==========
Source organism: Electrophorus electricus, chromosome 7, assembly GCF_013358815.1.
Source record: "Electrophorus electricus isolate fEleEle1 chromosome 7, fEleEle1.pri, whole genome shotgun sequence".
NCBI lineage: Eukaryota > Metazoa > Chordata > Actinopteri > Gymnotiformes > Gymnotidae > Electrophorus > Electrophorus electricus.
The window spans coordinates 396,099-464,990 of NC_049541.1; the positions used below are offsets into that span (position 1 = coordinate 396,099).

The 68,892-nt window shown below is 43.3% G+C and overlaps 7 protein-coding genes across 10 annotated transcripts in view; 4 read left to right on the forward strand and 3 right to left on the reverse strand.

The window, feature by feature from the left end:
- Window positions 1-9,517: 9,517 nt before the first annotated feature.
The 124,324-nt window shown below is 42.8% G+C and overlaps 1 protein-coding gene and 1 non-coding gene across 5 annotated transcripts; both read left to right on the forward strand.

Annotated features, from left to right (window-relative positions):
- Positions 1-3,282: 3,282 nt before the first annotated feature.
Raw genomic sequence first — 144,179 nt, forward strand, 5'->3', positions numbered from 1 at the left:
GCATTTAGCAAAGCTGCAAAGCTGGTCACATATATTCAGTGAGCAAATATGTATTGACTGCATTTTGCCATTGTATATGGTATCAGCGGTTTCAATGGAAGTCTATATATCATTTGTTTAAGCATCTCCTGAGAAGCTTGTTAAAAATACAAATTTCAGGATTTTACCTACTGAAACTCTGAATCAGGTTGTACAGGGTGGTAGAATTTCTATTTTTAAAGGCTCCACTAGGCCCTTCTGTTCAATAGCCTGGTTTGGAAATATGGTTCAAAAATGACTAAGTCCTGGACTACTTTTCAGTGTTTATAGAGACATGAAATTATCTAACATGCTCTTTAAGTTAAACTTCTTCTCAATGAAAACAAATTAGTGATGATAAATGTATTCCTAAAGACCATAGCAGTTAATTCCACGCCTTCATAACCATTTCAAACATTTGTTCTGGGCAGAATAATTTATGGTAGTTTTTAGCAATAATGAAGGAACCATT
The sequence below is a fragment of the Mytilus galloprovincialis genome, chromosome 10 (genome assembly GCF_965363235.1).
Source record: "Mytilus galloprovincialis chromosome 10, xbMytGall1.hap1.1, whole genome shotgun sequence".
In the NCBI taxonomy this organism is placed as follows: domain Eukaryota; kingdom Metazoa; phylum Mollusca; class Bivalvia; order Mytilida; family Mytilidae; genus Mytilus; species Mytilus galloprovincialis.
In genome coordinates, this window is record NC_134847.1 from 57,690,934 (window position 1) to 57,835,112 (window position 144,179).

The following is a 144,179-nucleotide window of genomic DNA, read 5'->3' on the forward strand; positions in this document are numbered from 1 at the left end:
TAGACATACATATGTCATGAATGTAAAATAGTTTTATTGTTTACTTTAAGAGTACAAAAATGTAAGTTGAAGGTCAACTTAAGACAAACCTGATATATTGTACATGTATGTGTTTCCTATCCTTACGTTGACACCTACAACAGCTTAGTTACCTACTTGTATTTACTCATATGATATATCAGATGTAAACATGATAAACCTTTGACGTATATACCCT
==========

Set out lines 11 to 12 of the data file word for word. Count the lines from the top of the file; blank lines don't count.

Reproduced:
Raw genomic sequence first — 144,179 nt, forward strand, 5'->3', positions numbered from 1 at the left:
GCATTTAGCAAAGCTGCAAAGCTGGTCACATATATTCAGTGAGCAAATATGTATTGACTGCATTTTGCCATTGTATATGGTATCAGCGGTTTCAATGGAAGTCTATATATCATTTGTTTAAGCATCTCCTGAGAAGCTTGTTAAAAATACAAATTTCAGGATTTTACCTACTGAAACTCTGAATCAGGTTGTACAGGGTGGTAGAATTTCTATTTTTAAAGGCTCCACTAGGCCCTTCTGTTCAATAGCCTGGTTTGGAAATATGGTTCAAAAATGACTAAGTCCTGGACTACTTTTCAGTGTTTATAGAGACATGAAATTATCTAACATGCTCTTTAAGTTAAACTTCTTCTCAATGAAAACAAATTAGTGATGATAAATGTATTCCTAAAGACCATAGCAGTTAATTCCACGCCTTCATAACCATTTCAAACATTTGTTCTGGGCAGAATAATTTATGGTAGTTTTTAGCAATAATGAAGGAACCATT